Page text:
Graham Harman has just published a concise overview of some of the central themes of his object-oriented philosophy, in a bilingual English-German edition: THE THIRD TABLE (Hatje Cantz Verlag, 2012). The English text occupies just eleven and a half pages (p4-15). The content is quite engaging as he manages to expound his ideas in the form of a response to Sir Arthur Eddington’s famous two table argument, which can be found in his book THE NATURE OF THE PHYSICAL WORLD (available as a free download here), first published in 1928. This allows him to couch his arguments in terms of a running engagement with reductionism, in what Harman sees as its humanistic and scientistic forms. So far so good.
The problem is that Harman seems to have no clear idea of what reduction is. In effect, he presents us with an epistemological straw man supposed to exemplify the reductionism of modern physics. While ostensibly talking about Eddington’s parable of the two tables, Harman condemns the procedure of the “scientist” who, according to him, “reduces the table downward to tiny particles invisible to the eye” (THE THIRD TABLE, p6), “dissolved into rushing electric charges and other tiny elements”. He contrasts this obviously unsatisfactory procedure of reduction with the OOP’s respect for “the autonomous reality” of the table “over and above its causal components” (p7-8). He informs us that the table is an emergent whole which “has features that its various component particles do not have in isolation” (p7).
This is an important point to make, but certainly not to Eddington or to any other physicist worthy of the name. Perhaps Harman is thinking in fact of Badiou and his set-theoretic reductionism, as he further declares that “objects are not just sets of atoms” (p8). However, for any real physicist a table is an emergent structure of particles and fields of force (not just electromagnetic but also gravitational and those of the weak and strong forces) and space-time. Even Eddington speaks of the table as composed of “space pervaded … by fields of force”, “electric charges rushing about with great speed”. Harman is wrong, in my opinion, to treat these “electric charges” as if they were just particles, and he pays no attention to the mention of speed. True, Eddington does talk as well of “electric particles”, but there is a progression in the text over the notion of these particles, from which he first removes all substance (p.xvi), and which he then terms “nuclei of electric force” (p.xvii), to finally declare the notion of a particle, such as an electron, too coloured by concretistic picture thinking and needing to be replaced by mathematical symbolism:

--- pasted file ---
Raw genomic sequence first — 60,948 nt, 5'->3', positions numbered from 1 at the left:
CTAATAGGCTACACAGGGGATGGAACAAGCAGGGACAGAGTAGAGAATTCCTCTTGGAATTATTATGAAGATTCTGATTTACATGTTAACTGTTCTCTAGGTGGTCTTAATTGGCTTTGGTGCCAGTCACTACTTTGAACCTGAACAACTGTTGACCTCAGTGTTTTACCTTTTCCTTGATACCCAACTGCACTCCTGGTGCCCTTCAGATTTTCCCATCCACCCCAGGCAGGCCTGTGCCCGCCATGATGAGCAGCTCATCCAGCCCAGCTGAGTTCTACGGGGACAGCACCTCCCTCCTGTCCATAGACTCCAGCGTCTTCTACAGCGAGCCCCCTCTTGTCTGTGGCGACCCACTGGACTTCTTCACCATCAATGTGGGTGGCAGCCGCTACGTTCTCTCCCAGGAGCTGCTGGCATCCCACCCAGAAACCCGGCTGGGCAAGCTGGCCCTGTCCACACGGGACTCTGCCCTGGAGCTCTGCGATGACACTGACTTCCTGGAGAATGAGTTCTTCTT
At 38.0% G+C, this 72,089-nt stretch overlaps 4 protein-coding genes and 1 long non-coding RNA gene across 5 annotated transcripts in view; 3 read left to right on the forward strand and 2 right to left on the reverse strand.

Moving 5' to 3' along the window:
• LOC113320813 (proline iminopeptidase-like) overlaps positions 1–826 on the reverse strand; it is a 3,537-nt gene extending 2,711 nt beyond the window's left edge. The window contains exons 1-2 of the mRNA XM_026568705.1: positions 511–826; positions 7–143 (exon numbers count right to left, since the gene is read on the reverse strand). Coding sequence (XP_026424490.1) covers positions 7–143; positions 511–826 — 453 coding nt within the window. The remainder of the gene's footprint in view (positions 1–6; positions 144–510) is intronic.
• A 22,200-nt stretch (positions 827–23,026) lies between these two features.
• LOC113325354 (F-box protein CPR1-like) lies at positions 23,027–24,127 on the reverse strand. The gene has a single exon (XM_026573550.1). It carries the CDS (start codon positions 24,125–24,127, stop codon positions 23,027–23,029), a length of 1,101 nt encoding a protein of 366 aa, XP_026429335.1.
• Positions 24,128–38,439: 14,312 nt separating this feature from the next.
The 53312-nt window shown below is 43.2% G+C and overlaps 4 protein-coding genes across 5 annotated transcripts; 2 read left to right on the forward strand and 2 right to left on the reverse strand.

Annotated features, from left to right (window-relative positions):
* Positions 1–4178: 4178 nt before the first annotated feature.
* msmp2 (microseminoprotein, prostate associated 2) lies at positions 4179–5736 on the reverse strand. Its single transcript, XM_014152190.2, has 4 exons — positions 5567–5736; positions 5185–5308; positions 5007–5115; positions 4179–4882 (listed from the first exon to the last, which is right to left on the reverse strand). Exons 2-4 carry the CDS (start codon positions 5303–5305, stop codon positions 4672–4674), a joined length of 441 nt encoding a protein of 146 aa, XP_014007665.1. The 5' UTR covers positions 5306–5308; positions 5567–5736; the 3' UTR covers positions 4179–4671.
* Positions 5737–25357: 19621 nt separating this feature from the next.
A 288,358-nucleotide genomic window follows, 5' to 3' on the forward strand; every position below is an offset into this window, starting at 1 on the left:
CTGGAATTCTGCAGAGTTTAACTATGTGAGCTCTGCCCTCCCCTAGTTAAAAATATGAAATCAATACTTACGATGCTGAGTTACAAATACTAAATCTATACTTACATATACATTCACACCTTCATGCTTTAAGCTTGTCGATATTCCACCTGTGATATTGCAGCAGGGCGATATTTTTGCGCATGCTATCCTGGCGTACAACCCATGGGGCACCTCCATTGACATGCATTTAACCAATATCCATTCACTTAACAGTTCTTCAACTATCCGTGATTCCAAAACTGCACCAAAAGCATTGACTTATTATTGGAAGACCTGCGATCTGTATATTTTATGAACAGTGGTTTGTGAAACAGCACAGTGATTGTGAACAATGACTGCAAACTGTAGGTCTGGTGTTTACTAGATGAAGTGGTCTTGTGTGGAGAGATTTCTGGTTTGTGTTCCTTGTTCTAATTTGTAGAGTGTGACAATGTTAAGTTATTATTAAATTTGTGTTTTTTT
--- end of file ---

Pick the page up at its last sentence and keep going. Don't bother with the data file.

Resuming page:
“I can well understand that the younger minds are finding these pictures too concrete and are striving to construct the world out of Hamiltonian functions and symbols so far removed from human preconception that they do not even obey the laws of orthodox arithmetic” (p.xviii).
Thus, contrary to what Harman asserts, there is no “reduction to tiny particles”, but a redescription in terms of a complex, emergent, structure of forces and fields and regions of space-time.
I think Harman confuses reduction between different worlds with reduction inside a particular world. If scientists declared that the physicist’s table was the only real table, as Harman does with his philosophical table (he calls his third table, which can neither be known nor touched, “the only real one”) then that would be a form of reductionism. But we have seen that there is no reduction of the table to a set of tiny particles (how big is a field of force? how far does it extend? Harman is so obsessed with refuting a non-existent particle-reductionism that he does not consider these questions, and goes on to protest against an imaginary “prejudice” that maintains that “only the smallest things are real” (p8). This is precisely the picture-thinking that Eddington is eager to dispel in the physicist’s world). There is no “disintegrating” of the table into nothing but tiny electric charges or material flickerings” (p10). There is no “scientific dissolution” (p8) of the table into its component atoms, as this would be merely be bad science. To this extent, Harman’s new object-oriented ontology is just bad epistemology.